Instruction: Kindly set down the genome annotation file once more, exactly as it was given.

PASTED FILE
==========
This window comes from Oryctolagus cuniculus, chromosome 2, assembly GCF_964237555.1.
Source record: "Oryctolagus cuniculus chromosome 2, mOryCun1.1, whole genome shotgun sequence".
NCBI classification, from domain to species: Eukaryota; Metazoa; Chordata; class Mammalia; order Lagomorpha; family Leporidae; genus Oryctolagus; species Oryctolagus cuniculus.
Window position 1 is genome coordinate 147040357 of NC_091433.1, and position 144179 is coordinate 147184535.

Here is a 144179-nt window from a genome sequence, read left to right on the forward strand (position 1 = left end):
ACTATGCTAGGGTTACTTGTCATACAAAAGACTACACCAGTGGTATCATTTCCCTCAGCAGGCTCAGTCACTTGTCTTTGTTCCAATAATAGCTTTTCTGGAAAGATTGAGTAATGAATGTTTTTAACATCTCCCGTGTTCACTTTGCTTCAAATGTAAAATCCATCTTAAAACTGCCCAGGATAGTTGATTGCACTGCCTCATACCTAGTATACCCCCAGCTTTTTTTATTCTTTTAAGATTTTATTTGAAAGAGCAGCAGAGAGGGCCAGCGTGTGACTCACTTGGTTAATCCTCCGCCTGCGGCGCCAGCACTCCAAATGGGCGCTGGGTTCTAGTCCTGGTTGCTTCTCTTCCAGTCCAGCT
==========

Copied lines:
This window comes from Oryctolagus cuniculus, chromosome 2, assembly GCF_964237555.1.
Source record: "Oryctolagus cuniculus chromosome 2, mOryCun1.1, whole genome shotgun sequence".
NCBI classification, from domain to species: Eukaryota; Metazoa; Chordata; class Mammalia; order Lagomorpha; family Leporidae; genus Oryctolagus; species Oryctolagus cuniculus.
Window position 1 is genome coordinate 147040357 of NC_091433.1, and position 144179 is coordinate 147184535.

Here is a 144179-nt window from a genome sequence, read left to right on the forward strand (position 1 = left end):
ACTATGCTAGGGTTACTTGTCATACAAAAGACTACACCAGTGGTATCATTTCCCTCAGCAGGCTCAGTCACTTGTCTTTGTTCCAATAATAGCTTTTCTGGAAAGATTGAGTAATGAATGTTTTTAACATCTCCCGTGTTCACTTTGCTTCAAATGTAAAATCCATCTTAAAACTGCCCAGGATAGTTGATTGCACTGCCTCATACCTAGTATACCCCCAGCTTTTTTTATTCTTTTAAGATTTTATTTGAAAGAGCAGCAGAGAGGGCCAGCGTGTGACTCACTTGGTTAATCCTCCGCCTGCGGCGCCAGCACTCCAAATGGGCGCTGGGTTCTAGTCCTGGTTGCTTCTCTTCCAGTCCAGCT